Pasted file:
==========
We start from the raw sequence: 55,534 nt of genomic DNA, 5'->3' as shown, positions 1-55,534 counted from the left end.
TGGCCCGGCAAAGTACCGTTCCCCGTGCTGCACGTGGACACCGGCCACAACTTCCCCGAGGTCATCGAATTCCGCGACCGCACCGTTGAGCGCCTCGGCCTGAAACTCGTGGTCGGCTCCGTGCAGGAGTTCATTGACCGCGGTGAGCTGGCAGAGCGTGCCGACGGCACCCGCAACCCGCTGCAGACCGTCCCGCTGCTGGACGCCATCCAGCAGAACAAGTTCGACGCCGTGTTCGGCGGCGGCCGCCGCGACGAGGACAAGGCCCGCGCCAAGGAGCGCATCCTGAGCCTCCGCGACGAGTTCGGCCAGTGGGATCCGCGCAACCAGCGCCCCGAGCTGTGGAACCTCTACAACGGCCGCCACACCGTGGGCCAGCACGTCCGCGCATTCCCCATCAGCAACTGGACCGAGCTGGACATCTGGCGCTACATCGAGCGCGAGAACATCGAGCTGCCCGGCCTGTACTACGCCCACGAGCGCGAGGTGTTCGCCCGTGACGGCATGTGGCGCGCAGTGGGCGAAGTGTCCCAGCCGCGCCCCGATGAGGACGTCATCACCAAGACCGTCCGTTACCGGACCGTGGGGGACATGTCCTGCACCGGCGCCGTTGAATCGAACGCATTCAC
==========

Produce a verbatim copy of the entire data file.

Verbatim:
We start from the raw sequence: 55,534 nt of genomic DNA, 5'->3' as shown, positions 1-55,534 counted from the left end.
TGGCCCGGCAAAGTACCGTTCCCCGTGCTGCACGTGGACACCGGCCACAACTTCCCCGAGGTCATCGAATTCCGCGACCGCACCGTTGAGCGCCTCGGCCTGAAACTCGTGGTCGGCTCCGTGCAGGAGTTCATTGACCGCGGTGAGCTGGCAGAGCGTGCCGACGGCACCCGCAACCCGCTGCAGACCGTCCCGCTGCTGGACGCCATCCAGCAGAACAAGTTCGACGCCGTGTTCGGCGGCGGCCGCCGCGACGAGGACAAGGCCCGCGCCAAGGAGCGCATCCTGAGCCTCCGCGACGAGTTCGGCCAGTGGGATCCGCGCAACCAGCGCCCCGAGCTGTGGAACCTCTACAACGGCCGCCACACCGTGGGCCAGCACGTCCGCGCATTCCCCATCAGCAACTGGACCGAGCTGGACATCTGGCGCTACATCGAGCGCGAGAACATCGAGCTGCCCGGCCTGTACTACGCCCACGAGCGCGAGGTGTTCGCCCGTGACGGCATGTGGCGCGCAGTGGGCGAAGTGTCCCAGCCGCGCCCCGATGAGGACGTCATCACCAAGACCGTCCGTTACCGGACCGTGGGGGACATGTCCTGCACCGGCGCCGTTGAATCGAACGCATTCAC